Big Creek Campground is one of the more remote campgrounds in the park and offers a beautiful setting along the rolling waters of Big Creek. Visitors may spot black bears in the area and river otters along the creek. The campground has flush toilets and drinking water, no generators or recreational vehicles are allowed. Reservations are required.
Cades Cove Campground is one of the most visited campgrounds in the park and is located in possibly the busiest part of the park where some 2 million visitors come to explore the historic structures and take in the wildlife and beauty of the Smokies along the 11-mile scenic loop drive. Nearly all of the park’s iconic wildlife can be seen in this area which is part of the reason it’s so popular. The campground is open year round.
Cataloochee Campground is nestled in the historic Cataloochee Valley, a more remote section of the park. Here you’ll find plenty of recreational opportunities without the crowds often found in other areas of the park. In the spring and fall you’ll also see elk grazing in the valley. The campground provides flush toilets and drinking water. Reservations are required.
Cosby Campground is a secluded campground nestled in the forest of the Smokies. This campground offers plenty of sites and a more primitive camping experience.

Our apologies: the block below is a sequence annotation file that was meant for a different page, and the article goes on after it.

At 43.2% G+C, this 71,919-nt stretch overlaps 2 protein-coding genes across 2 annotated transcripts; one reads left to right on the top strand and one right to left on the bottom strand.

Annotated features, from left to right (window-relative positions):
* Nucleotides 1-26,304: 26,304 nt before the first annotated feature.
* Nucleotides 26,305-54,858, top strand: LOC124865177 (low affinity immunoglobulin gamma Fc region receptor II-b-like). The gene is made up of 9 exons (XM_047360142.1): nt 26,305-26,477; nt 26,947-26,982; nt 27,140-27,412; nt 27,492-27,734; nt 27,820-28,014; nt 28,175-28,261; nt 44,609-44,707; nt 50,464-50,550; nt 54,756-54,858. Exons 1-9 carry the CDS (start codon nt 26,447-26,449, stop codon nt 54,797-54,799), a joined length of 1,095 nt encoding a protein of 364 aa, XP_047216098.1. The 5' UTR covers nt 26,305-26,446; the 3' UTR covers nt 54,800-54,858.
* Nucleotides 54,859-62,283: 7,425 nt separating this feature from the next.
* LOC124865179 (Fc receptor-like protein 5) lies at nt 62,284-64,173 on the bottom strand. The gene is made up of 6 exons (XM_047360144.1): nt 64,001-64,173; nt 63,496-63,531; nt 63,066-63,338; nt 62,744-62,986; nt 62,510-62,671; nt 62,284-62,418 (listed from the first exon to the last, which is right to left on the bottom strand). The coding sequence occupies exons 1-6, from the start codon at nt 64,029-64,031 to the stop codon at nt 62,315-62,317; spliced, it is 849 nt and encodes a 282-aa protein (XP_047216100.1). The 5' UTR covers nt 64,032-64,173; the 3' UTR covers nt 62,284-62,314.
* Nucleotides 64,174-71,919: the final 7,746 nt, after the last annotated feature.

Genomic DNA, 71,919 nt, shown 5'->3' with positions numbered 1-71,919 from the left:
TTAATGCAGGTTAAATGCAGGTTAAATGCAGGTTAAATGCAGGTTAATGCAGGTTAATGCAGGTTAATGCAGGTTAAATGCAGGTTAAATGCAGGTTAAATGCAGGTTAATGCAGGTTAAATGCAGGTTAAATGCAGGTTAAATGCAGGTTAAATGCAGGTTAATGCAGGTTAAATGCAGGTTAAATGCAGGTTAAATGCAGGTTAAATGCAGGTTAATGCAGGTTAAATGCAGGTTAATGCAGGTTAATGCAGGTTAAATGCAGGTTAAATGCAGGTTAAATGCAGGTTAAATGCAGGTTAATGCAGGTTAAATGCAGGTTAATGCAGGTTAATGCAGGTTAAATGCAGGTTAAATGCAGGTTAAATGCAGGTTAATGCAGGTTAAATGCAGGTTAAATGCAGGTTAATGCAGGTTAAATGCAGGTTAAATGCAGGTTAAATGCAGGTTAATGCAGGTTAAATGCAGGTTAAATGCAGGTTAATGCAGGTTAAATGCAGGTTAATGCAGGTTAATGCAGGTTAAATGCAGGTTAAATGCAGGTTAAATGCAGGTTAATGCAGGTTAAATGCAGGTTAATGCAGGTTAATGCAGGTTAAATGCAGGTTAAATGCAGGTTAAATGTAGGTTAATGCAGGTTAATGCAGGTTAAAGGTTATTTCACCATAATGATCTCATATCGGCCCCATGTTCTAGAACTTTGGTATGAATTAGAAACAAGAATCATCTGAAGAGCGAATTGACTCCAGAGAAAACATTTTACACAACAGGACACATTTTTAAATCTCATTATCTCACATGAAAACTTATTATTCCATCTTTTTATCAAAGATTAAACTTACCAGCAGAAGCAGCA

Deep Creek Campground is a traditional campground located on the popular Deep Creek. Here you’ll find plenty of fishing and recreation opportunities to go along with the convenience of flush toilets and running water. There are 92 campsites here and reservations are required.
Elkmont Campground is the most heavily used campground in the park and also the largest. The campground is located conveniently near Gatlinburg, TN and provides all the amenities needed for a great camping experience. the sites are wooded and some are situated along Little River, offering a tranquil spot to put down a tent. Reservations are recommended.
Smokemont Campground is one of the most scenic campgrounds in the park with beautiful wildflowers in the spring and spectacular fall color in autumn. There are 142 sites here and the campground is open year round.
Lodging in the Great Smoky Mountains
Great Smoky Mountains National Park is a sprawling park stretching over two states. The area is home to the major tourist hubs of Gatlinburg and Pigeon Forge, each offering numerous upscale lodging options.
Bryson City and Cherokee offer plenty of lodging options on the south end of the park. We’ve listed the most popular ones below. For tent options see our camping section above.
Lodging options around the park include:
- Courtyard by Marriott Gatlinburg Downtown (Gatlinburg)
- The Park Vista DoubleTree by Hilton (Gatlinburg)
- Hampton Inn Gatlinburg Historic Nature Trail (Gatlinburg)
- Fairfield Inn & Suites by Marriott Gatlinburg (Gatlinburg)
- The Lodge at Buckberry Creek (Gatlinburg)